Stephen Maguire produced a devastating display, one of the best of his career, to whitewash good friend Mark Allen and reach the UK Championship final.
Fifteen years ago, Maguire waltzed to this title with a 10-1 victory over David Gray in the final, and this was a performance of equal quality as he gave Allen very little chance to get a foothold in the game.
Maguire dominated the first two frames with breaks of 95 and 129, and while Allen ran out of position to take the third, the Scot was still ruthless in turning that frame around as he raced to a 4-0 interval lead - at which point he'd missed just one pot.
A tight fifth frame went Maguire's way after a 50 break, before the Scot doubled that with a fitting century to complete a victory which reminded us of what he once looked set to achieve in the sport.
"That's the best performance I've done... maybe ever, for years anyway," said Maguire. "The balls split nice for me, I potted a few nice shots - it makes the game that little bit easier."
Allen has now lost five semi-finals this season, but whereas he was luckless in the Champion of Champions and below his best in the International Championship, here he simply met an opponent performing at an extraordinarily high level.
"I'm a bit shellshocked really, I didn't really feel as though I was involved in that game," said Allen. "He was flawless from start to finish. All credit to him, he played superb and fully deserved it."
Maguire, who has been returning to fitness following an ankle injury, lost a tight last-16 game at the Northern Ireland Open recently and has stepped up several levels in York, where he's through to the final.
Sunday's denouement is made all the more fascinating by the man who Maguire will face - Ding Junhui.
It's been a similar tale of frustration for the 32-year-old, who succeeded Maguire as champion here in 2005 in what many predicted to be the dawning of a new era in which both played a key role.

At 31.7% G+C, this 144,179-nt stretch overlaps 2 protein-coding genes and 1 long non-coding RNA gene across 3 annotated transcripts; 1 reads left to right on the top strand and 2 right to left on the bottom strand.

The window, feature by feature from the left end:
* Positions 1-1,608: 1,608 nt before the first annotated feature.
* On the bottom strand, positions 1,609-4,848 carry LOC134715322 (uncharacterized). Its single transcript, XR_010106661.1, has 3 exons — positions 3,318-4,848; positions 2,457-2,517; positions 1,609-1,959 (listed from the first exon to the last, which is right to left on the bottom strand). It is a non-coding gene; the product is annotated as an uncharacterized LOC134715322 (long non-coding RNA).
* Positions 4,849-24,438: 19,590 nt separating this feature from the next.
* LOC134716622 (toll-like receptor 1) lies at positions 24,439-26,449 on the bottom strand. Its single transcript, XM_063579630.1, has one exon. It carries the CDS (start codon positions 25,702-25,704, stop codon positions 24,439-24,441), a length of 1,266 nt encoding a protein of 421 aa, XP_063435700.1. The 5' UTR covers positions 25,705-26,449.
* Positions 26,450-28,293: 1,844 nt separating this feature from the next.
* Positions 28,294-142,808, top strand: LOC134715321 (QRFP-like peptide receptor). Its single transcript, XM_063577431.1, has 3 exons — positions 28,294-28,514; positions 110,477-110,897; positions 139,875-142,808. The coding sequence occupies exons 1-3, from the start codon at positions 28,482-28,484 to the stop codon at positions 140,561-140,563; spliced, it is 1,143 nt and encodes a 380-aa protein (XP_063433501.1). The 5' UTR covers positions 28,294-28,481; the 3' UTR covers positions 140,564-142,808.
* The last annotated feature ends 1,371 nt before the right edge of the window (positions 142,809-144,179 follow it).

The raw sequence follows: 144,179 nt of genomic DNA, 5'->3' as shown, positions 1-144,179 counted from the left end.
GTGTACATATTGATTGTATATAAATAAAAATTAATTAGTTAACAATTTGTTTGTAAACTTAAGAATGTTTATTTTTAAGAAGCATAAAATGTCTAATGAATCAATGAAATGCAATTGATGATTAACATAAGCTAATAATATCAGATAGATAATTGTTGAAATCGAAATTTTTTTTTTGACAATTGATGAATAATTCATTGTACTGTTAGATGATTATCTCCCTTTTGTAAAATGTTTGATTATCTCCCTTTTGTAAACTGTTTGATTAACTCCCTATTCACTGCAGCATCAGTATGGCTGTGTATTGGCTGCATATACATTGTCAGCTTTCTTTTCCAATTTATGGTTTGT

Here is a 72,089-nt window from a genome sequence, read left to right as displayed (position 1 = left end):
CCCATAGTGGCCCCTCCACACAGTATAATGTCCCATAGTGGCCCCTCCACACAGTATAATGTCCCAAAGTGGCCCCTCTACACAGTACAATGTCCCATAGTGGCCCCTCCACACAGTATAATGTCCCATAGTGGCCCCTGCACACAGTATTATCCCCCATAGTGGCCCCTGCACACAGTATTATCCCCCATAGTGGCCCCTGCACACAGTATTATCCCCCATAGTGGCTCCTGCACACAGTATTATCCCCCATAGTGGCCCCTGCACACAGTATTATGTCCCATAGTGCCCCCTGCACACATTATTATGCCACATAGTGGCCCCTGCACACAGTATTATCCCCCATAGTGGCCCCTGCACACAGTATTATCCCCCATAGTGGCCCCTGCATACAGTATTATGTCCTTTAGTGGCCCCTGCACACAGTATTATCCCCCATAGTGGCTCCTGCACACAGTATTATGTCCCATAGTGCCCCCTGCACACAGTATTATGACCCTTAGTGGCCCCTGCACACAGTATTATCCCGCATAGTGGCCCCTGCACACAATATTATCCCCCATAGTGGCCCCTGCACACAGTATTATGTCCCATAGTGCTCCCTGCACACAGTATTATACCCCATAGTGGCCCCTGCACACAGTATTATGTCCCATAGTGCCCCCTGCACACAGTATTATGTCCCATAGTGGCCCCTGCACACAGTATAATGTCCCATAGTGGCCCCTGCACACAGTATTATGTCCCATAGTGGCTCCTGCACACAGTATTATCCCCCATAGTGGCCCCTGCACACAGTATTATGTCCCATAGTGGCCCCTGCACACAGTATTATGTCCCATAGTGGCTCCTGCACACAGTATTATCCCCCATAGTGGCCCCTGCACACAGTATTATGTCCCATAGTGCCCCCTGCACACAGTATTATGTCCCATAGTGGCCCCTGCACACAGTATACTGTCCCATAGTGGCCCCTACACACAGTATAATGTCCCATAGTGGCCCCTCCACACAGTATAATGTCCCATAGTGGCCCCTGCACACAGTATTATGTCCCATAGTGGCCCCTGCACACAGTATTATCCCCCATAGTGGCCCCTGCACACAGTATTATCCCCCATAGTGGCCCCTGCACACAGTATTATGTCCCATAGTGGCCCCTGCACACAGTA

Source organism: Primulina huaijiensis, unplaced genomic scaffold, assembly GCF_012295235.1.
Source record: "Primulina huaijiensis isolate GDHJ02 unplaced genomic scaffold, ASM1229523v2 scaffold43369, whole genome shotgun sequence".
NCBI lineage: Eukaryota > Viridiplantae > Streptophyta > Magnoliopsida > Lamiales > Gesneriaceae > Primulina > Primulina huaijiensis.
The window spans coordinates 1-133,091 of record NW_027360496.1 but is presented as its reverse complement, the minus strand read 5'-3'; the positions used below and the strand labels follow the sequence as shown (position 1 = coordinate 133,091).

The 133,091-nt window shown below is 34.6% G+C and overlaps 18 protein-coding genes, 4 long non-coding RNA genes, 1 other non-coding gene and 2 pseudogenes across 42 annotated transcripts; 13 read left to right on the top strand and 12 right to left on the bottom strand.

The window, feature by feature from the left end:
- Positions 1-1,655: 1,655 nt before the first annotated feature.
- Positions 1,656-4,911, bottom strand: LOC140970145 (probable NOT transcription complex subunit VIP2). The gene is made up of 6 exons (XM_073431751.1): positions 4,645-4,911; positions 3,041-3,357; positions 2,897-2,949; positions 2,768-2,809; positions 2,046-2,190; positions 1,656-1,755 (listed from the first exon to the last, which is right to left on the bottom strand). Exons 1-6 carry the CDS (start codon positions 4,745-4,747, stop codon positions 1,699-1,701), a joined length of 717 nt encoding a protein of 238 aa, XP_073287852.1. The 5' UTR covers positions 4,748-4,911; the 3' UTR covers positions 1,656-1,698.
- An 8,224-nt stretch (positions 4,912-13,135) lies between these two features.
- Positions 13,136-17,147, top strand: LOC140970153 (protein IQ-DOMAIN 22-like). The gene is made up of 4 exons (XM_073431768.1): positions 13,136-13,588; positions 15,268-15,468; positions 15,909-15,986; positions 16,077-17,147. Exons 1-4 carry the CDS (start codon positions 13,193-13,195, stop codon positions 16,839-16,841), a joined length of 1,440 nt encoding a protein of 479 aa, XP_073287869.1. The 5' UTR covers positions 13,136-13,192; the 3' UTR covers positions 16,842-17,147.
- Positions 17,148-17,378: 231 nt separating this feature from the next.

Ding went on to win the title again five years later but he too had struggled prior to York, where on Saturday he beat Yan Bingtao 6-2 to deny his teenage counterpart the chance to win his second ranking event of the season.
There were no real fireworks here, but Ding scored heavily when among the balls from the very first frame, breaks of 68, 85 and 60 putting him into a 3-0 lead.
After the next two frames were shared, Bingtao produced the highest break of the match, a run of 95 to get within two, but Ding was soon back in business with his fourth and fifth half-centuries to run out a convincing winner.
Coming into the tournament, Ding looked an unlikely contender despite winning it twice before. He'd been knocked out in the first round of the English Open, the China Championship and the Northern Ireland Open, and hadn't made a ranking final in almost two years.
But an impressive victory over former mentor Ronnie O'Sullivan provided the springboard for a return to something like his best and, while not required to call upon such fluency here, there was an air of confidence to the display which had been so badly lacking.
"I put him under pressure in the first few frames," said Ding. "He's young, good talent, and I've been practicing with him a lot.
"Great feeling - I like the UK Championship. I'm very excited. I need to win - I haven't (won) for two seasons. I need to win to get the confidence back.
"I just want to win. That's my dream, to win now."
Ahead of the first event of snooker's Triple Crown, the dream for many was to see Trump face O'Sullivan in the final.
Instead, we're presented with a prospect no less tantalising: two of the sport's most naturally gifted players, each in his own way an underachiever, seeking an unlikely return to the winner's circle in the very event which put them on the map.